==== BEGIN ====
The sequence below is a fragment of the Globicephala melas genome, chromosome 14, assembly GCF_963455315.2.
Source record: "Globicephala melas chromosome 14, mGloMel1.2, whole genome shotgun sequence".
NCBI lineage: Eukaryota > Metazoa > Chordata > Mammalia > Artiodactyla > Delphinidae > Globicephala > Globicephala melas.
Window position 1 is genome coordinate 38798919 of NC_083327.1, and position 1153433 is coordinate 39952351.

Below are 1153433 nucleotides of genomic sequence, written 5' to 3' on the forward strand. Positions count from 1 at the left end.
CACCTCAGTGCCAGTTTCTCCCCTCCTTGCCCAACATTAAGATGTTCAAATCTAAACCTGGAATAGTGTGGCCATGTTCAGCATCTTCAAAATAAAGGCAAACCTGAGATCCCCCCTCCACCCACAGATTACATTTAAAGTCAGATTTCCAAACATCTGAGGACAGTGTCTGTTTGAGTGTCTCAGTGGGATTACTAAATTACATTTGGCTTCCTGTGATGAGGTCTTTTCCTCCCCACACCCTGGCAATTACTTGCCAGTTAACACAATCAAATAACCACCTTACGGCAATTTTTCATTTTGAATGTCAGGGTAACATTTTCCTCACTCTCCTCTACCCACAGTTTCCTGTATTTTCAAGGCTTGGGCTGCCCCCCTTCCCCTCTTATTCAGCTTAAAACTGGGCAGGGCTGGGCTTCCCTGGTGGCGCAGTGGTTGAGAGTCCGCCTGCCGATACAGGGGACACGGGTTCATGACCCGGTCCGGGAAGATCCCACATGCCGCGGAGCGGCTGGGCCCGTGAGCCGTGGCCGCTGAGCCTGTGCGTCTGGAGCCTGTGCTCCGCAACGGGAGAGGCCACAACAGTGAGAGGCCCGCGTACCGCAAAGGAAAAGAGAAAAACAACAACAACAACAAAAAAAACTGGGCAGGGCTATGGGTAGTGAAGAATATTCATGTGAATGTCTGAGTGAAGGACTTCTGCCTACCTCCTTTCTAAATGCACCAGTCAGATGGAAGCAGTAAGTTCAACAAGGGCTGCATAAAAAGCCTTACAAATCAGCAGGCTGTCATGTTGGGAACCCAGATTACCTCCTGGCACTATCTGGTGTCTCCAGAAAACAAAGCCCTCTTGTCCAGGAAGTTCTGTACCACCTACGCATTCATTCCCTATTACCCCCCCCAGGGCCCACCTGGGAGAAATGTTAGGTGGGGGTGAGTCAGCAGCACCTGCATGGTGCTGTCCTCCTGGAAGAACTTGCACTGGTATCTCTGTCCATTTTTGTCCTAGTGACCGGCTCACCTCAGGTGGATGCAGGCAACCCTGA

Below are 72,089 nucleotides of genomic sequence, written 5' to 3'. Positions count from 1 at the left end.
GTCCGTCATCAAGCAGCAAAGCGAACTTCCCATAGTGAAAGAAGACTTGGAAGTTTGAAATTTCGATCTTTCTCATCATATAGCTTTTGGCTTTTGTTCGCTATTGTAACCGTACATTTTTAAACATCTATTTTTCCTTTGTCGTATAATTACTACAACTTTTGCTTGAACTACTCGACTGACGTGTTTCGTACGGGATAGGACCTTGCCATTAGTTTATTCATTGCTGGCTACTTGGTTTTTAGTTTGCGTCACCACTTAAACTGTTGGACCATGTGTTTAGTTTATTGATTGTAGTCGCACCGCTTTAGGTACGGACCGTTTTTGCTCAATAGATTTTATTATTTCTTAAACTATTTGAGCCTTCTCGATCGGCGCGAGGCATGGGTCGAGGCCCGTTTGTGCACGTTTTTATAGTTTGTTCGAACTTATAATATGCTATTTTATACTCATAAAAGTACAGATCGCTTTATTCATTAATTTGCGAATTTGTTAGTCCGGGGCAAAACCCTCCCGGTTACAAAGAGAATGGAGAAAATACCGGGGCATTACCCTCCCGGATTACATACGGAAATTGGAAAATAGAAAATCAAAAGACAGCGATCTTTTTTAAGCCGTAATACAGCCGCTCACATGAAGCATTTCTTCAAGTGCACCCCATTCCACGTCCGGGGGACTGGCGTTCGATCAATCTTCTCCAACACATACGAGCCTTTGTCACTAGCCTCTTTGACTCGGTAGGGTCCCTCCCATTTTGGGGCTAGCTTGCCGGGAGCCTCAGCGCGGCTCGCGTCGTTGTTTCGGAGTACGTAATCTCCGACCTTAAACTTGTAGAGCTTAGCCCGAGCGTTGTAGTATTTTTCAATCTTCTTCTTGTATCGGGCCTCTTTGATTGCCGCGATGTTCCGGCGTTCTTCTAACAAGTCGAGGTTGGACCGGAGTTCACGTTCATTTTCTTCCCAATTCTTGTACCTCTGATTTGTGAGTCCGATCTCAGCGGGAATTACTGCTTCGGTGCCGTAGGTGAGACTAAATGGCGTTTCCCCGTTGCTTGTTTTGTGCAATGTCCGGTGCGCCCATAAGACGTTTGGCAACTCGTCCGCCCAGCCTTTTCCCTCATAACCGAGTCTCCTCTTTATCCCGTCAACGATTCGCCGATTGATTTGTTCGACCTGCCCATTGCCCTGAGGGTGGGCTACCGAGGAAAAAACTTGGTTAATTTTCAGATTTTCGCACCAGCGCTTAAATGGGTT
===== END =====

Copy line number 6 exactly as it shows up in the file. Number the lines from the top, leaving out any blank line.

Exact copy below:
CACCTCAGTGCCAGTTTCTCCCCTCCTTGCCCAACATTAAGATGTTCAAATCTAAACCTGGAATAGTGTGGCCATGTTCAGCATCTTCAAAATAAAGGCAAACCTGAGATCCCCCCTCCACCCACAGATTACATTTAAAGTCAGATTTCCAAACATCTGAGGACAGTGTCTGTTTGAGTGTCTCAGTGGGATTACTAAATTACATTTGGCTTCCTGTGATGAGGTCTTTTCCTCCCCACACCCTGGCAATTACTTGCCAGTTAACACAATCAAATAACCACCTTACGGCAATTTTTCATTTTGAATGTCAGGGTAACATTTTCCTCACTCTCCTCTACCCACAGTTTCCTGTATTTTCAAGGCTTGGGCTGCCCCCCTTCCCCTCTTATTCAGCTTAAAACTGGGCAGGGCTGGGCTTCCCTGGTGGCGCAGTGGTTGAGAGTCCGCCTGCCGATACAGGGGACACGGGTTCATGACCCGGTCCGGGAAGATCCCACATGCCGCGGAGCGGCTGGGCCCGTGAGCCGTGGCCGCTGAGCCTGTGCGTCTGGAGCCTGTGCTCCGCAACGGGAGAGGCCACAACAGTGAGAGGCCCGCGTACCGCAAAGGAAAAGAGAAAAACAACAACAACAACAAAAAAAACTGGGCAGGGCTATGGGTAGTGAAGAATATTCATGTGAATGTCTGAGTGAAGGACTTCTGCCTACCTCCTTTCTAAATGCACCAGTCAGATGGAAGCAGTAAGTTCAACAAGGGCTGCATAAAAAGCCTTACAAATCAGCAGGCTGTCATGTTGGGAACCCAGATTACCTCCTGGCACTATCTGGTGTCTCCAGAAAACAAAGCCCTCTTGTCCAGGAAGTTCTGTACCACCTACGCATTCATTCCCTATTACCCCCCCCAGGGCCCACCTGGGAGAAATGTTAGGTGGGGGTGAGTCAGCAGCACCTGCATGGTGCTGTCCTCCTGGAAGAACTTGCACTGGTATCTCTGTCCATTTTTGTCCTAGTGACCGGCTCACCTCAGGTGGATGCAGGCAACCCTGA